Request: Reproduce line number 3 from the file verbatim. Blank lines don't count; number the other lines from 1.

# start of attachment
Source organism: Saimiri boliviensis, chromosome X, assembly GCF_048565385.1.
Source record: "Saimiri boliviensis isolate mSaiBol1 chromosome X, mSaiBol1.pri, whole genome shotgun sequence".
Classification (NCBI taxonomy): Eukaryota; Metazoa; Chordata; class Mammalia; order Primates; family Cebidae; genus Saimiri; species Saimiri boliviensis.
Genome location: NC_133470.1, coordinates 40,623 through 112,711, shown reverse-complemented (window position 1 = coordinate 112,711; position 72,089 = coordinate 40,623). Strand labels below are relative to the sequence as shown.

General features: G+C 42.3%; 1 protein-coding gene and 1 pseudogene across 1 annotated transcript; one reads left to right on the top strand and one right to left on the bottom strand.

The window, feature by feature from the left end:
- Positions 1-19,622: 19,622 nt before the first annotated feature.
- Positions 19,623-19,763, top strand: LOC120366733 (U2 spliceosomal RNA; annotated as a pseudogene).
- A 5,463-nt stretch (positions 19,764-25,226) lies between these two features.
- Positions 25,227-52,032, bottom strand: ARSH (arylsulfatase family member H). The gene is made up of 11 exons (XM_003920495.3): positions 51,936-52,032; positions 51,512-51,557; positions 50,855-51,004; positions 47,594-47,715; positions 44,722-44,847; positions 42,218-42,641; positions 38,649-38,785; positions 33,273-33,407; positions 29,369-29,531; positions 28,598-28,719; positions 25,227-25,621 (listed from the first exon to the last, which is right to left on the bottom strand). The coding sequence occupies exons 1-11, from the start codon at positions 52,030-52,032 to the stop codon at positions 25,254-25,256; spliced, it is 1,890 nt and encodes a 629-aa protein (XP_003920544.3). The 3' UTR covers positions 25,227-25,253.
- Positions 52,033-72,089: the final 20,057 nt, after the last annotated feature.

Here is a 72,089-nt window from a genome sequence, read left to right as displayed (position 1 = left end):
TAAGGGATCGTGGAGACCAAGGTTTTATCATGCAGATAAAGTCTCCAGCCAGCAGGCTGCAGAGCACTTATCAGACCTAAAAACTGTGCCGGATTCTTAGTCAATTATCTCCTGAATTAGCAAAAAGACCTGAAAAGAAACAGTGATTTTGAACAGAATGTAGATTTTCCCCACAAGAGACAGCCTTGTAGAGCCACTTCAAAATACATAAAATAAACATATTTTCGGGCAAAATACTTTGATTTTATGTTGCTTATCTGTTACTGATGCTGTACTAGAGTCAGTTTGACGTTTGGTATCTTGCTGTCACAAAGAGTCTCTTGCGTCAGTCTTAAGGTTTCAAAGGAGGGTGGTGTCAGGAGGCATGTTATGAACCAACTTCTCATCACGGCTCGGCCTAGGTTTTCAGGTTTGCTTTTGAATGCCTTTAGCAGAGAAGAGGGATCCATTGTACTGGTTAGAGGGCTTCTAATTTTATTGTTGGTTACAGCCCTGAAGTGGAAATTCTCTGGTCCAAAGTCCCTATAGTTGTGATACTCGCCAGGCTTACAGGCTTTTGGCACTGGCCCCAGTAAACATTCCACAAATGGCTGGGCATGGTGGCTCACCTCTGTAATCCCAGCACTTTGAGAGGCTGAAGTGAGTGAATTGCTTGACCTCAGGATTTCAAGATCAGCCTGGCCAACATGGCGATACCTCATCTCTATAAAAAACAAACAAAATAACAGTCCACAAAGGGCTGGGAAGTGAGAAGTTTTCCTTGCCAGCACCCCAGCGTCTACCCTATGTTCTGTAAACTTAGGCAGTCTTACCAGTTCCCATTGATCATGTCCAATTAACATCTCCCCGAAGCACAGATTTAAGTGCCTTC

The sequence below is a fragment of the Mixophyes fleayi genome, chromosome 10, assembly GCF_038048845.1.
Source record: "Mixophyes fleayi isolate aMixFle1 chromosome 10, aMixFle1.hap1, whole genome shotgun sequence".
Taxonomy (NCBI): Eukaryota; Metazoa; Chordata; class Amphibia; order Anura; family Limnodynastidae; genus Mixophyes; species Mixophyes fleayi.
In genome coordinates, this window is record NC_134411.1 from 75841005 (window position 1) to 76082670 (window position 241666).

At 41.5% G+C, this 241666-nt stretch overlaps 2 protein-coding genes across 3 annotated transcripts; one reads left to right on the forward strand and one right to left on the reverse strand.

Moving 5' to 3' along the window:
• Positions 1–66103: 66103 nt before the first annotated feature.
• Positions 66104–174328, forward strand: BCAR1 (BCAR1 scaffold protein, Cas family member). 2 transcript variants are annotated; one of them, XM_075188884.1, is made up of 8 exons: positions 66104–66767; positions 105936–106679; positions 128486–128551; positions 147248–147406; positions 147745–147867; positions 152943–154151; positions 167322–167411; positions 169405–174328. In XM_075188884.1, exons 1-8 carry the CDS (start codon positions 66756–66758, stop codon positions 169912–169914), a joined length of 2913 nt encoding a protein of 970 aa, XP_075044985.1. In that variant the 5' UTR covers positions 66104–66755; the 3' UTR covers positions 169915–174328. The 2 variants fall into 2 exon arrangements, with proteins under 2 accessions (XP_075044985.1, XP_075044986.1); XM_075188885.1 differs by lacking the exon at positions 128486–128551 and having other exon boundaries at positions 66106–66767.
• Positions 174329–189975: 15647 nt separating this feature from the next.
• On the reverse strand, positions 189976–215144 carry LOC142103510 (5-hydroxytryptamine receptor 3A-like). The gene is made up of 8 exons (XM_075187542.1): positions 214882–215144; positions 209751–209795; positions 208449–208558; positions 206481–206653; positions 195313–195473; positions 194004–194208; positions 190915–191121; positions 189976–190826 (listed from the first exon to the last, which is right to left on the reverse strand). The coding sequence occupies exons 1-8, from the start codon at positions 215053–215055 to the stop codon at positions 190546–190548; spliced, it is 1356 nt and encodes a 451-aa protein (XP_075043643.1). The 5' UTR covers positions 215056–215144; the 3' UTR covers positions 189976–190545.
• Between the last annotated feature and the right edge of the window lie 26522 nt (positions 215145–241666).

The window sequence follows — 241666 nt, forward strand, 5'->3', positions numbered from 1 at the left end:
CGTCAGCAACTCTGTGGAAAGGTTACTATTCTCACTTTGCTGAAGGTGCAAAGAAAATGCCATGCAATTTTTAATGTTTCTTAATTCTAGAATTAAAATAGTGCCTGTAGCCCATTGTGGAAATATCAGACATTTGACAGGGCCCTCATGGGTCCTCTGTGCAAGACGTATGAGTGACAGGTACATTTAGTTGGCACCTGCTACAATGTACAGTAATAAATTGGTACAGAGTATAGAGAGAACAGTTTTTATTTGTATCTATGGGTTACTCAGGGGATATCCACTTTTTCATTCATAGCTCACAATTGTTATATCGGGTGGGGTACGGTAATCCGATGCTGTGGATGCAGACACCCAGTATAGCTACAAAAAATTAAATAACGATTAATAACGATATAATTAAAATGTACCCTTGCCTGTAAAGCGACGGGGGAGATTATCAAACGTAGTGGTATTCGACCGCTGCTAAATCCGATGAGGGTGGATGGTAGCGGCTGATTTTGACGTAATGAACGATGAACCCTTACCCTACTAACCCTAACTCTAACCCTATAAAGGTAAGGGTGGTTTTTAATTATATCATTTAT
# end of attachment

Classification (NCBI taxonomy): Eukaryota; Metazoa; Chordata; class Mammalia; order Primates; family Cebidae; genus Saimiri; species Saimiri boliviensis.